Concern for ground water integrity was mentioned by a third of the interviewees, all of whom assert that Amazay Lake is connected to underground streams. It is believed that the groundwater is not safe from the waste that would be stored in the lake. The quality of drinking water from the Findlay is considered at risk, and many interviewees commented on the irony of having to pack bottled water into their camps. There is a general sense that water in the bush is no longer safe to drink due to all the resource extraction projects in the area; Kemess North is seen as a potentially huge contributor to this trend.
b. The Kemess North proposal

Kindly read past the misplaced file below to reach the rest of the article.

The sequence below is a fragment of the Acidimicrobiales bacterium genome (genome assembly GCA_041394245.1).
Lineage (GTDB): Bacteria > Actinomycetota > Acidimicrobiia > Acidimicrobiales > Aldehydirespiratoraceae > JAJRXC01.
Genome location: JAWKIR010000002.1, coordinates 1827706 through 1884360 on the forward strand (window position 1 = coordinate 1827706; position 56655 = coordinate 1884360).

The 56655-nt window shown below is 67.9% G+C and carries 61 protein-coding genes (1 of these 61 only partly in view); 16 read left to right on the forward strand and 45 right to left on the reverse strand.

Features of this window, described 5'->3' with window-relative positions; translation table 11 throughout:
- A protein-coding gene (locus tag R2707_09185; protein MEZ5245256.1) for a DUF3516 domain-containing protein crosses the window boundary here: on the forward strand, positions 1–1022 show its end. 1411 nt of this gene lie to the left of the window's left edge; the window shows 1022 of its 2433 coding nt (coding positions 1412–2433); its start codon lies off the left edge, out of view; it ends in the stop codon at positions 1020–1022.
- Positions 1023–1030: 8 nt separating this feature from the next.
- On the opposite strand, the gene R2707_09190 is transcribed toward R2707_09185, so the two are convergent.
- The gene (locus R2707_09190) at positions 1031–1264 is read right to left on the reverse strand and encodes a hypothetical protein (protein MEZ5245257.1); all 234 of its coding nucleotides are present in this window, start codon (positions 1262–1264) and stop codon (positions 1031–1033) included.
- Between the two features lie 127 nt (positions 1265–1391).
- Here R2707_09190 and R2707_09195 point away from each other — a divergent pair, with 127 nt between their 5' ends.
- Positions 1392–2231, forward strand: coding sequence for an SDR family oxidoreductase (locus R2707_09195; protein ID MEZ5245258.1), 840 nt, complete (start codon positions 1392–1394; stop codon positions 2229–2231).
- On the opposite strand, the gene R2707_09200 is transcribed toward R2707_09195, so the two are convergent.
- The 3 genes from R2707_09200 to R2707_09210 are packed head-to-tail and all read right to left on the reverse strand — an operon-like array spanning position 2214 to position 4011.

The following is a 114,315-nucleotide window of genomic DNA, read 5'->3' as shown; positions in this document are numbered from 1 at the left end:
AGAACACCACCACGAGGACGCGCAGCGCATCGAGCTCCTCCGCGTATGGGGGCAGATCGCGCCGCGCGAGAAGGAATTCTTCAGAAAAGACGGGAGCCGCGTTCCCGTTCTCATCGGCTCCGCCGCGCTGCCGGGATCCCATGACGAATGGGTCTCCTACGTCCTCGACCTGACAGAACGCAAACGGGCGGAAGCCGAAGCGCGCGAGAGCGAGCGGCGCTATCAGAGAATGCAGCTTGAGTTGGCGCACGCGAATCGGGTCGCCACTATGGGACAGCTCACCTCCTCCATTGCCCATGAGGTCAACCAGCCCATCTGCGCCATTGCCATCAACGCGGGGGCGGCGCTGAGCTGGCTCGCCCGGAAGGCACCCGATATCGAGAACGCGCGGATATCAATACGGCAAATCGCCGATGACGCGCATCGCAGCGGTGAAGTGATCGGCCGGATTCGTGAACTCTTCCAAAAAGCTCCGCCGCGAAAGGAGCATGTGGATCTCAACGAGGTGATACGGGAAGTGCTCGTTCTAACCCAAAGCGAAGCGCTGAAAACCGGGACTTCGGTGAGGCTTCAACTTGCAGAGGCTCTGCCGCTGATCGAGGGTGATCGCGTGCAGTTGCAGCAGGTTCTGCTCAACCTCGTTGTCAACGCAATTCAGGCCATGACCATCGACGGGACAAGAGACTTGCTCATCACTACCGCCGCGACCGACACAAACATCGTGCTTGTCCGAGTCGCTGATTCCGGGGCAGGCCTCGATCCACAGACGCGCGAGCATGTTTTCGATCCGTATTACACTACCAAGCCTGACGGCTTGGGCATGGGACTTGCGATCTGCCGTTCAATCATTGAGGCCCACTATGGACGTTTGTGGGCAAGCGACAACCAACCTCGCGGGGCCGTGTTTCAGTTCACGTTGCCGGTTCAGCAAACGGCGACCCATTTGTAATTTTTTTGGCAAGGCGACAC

While the primary concern is for the environment, a related concern is that the proponent will not sufficiently monitor the site, including the dam. Both participating First Nations have extensive experience with other companies that have left their operation sites contaminated. Several participants cite Cheni Mine as an example of an operation that promised to clean up, but did not. The majority of interviewees are concerned that the waste disposal facility, the dams and the mine site will be insufficiently monitored, increasing the perception that the project poses a high-level risk to them, particularly in the case of a dam failure. There is a deep understanding of long-term time frames among the two First Nations, because they have been in their territories since time immemorial and cannot imagine a time when will they move away from their homes. Therefore, the monitoring plans are of great importance, and the general sense is that Northgate, when speaking about long-term monitoring, may not, in fact, be defining long-term to suit the needs of the First Nations. This contributes to the level of risk related to the project.